Certainly, the new style was much more sophisticated and savvy than the campaigning strategy back in the days of the referendum, when the campaign was the responsibility of the Ministry of Information, then headed by party stalwart Safwat al-Sherif. As Kamal explained, the old ways just would not have worked in the new environment of multiple candidates. “Other people were competing for the minds and hearts and votes of Egyptians,” he said. “It would have been very awkward to run a multi-candidate election using the methods of the referendum.”
The party turned outside for media expertise and hired a professional Egyptian advertising company, Animation, to produce its television commercials, as well as print and billboard advertisements. “But of course we gave them the political guidelines,” Kamal said. Unlike campaigns in the past that focused on print or billboard advertisements, the vast majority of the NDP’s advertising budget went to (very expensive) television ads, Kamal said. The party’s ads appeared primarily on the main Egyptian terrestrial Channels 1 and 2, and Dream TV, a popular privately owned Egyptian satellite channel. In an interesting contrast, the Wafd Party, which supposedly had the same LE10 million campaign budget as the NDP, put most of advertising resources into print ads in the national dailies.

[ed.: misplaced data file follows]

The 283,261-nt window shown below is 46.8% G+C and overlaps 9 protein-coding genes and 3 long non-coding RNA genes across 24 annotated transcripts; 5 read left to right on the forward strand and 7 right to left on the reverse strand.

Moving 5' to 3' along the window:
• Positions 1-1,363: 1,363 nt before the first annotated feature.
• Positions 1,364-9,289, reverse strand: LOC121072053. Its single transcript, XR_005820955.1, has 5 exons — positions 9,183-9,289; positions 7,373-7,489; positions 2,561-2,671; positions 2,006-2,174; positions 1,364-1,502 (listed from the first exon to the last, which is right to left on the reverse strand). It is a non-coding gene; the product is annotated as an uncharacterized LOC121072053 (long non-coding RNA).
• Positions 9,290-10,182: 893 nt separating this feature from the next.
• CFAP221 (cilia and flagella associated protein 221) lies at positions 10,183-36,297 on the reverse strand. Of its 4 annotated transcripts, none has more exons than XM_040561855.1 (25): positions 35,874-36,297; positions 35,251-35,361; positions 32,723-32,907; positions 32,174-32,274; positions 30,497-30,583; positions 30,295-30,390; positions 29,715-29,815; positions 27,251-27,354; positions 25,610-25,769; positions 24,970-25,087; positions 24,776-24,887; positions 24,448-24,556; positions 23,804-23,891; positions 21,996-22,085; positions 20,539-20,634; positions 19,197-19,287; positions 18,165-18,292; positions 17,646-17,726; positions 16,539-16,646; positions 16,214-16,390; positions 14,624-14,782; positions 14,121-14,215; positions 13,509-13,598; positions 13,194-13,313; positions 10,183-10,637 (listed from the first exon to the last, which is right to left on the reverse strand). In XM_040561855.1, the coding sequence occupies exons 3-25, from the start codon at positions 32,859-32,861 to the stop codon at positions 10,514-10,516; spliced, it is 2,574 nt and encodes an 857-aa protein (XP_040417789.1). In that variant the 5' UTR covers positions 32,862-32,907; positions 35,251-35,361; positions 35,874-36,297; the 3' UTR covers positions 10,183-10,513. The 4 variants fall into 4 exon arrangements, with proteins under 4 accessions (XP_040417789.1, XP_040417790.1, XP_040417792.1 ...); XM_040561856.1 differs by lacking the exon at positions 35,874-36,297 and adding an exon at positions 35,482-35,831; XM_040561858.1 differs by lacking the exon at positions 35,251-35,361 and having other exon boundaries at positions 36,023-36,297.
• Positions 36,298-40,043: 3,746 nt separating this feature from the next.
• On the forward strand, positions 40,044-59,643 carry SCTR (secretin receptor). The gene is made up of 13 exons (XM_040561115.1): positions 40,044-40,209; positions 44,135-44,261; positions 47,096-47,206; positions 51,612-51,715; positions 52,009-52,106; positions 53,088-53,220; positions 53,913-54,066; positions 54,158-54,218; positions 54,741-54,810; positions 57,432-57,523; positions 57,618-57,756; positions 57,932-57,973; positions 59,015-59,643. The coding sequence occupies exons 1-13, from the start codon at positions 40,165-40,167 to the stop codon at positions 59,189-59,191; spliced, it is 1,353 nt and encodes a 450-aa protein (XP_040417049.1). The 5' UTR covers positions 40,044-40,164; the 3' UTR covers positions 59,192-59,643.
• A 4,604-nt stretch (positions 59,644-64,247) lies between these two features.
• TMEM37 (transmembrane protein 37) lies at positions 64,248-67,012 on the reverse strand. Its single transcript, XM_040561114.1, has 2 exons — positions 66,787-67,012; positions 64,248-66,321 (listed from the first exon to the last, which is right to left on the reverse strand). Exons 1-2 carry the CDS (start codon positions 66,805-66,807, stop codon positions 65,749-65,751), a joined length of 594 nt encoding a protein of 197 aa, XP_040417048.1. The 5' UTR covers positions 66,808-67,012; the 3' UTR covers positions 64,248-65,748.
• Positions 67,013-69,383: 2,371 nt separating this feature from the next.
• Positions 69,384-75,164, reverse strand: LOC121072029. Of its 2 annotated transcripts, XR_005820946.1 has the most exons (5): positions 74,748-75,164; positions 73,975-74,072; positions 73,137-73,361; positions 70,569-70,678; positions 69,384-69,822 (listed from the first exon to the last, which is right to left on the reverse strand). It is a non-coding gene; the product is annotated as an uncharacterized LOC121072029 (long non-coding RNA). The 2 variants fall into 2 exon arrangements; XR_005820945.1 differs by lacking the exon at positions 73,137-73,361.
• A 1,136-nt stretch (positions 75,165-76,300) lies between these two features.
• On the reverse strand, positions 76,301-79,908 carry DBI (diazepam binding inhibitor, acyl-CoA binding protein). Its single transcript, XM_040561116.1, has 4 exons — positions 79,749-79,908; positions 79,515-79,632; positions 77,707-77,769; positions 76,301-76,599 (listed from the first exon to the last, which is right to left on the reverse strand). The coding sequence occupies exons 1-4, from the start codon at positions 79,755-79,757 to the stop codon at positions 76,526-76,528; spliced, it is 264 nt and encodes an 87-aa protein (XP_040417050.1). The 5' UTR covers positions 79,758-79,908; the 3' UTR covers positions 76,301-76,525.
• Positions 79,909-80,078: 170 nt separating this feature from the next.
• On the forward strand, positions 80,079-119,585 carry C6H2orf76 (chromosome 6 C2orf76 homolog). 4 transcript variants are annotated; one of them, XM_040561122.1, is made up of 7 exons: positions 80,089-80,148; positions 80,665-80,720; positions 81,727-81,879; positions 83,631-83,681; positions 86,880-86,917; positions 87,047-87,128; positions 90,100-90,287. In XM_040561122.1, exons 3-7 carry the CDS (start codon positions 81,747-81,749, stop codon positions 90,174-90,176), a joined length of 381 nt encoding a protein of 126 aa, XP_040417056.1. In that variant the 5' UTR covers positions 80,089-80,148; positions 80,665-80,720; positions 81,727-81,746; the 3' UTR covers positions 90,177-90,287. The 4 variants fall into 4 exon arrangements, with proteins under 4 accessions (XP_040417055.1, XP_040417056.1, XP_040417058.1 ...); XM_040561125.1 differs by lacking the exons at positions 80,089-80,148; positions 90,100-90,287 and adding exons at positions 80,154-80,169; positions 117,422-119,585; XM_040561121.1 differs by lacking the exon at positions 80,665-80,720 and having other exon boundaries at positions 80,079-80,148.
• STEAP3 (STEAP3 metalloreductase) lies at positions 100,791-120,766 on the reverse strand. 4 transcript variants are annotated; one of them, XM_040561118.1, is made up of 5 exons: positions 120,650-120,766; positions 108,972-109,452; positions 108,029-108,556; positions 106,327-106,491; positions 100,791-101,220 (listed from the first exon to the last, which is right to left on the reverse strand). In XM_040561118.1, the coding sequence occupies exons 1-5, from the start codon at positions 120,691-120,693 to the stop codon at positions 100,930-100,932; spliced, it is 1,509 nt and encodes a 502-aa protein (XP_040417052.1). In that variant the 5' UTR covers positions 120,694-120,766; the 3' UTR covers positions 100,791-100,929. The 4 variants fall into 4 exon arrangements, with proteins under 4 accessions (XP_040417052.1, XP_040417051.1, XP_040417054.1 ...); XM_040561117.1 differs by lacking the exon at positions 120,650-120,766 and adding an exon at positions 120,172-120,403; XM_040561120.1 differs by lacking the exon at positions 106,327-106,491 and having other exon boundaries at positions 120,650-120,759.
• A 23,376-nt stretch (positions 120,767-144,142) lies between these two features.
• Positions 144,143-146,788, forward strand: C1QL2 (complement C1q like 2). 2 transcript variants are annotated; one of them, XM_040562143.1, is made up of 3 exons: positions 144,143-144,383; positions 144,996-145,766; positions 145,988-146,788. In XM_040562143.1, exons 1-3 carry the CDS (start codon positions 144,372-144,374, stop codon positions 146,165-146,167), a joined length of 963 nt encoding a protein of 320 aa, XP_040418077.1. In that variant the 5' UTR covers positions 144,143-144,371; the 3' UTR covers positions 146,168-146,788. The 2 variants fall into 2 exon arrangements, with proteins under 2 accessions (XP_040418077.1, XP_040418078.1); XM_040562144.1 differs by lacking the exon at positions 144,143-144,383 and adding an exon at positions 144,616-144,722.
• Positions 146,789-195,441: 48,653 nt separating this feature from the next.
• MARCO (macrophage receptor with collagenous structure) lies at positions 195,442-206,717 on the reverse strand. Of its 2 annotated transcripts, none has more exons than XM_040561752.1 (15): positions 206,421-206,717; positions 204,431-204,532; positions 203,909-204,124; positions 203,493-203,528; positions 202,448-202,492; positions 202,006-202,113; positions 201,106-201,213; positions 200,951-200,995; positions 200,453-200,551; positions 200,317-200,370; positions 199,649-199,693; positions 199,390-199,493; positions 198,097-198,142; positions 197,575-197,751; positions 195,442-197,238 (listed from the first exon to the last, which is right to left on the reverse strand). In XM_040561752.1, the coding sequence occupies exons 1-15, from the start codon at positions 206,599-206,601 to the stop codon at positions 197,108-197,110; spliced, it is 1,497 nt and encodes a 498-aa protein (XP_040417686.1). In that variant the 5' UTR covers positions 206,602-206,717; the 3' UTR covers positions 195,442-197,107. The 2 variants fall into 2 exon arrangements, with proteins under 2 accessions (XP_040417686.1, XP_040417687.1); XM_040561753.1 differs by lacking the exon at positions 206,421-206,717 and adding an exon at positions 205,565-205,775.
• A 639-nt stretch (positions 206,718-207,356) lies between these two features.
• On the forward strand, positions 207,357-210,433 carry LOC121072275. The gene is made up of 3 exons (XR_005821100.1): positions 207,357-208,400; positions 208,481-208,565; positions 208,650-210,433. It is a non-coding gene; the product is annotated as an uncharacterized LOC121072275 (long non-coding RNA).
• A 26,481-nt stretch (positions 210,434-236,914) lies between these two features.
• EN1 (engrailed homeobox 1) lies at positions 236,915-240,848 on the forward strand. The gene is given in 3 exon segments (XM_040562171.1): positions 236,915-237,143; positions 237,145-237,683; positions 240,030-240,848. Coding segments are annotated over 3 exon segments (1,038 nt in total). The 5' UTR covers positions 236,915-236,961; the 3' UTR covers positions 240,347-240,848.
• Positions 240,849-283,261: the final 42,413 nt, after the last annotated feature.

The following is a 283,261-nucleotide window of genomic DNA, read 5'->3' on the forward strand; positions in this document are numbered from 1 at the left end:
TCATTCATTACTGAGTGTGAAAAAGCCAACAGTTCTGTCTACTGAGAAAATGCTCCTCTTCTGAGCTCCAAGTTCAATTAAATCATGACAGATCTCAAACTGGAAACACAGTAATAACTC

Presidential advertising had a dry run, in a way, back in April, when Mubarak sat down with media mogul Emad Eddin Adeeb for a seven-hour “fireside chat” that was broadcast over three days on national television. Directed by Lenin el-Ramle, one of the most commercially successful directors in Egypt, the interview discussed the high points of Mubarak’s career as well as giving a glimpse of the president’s human side.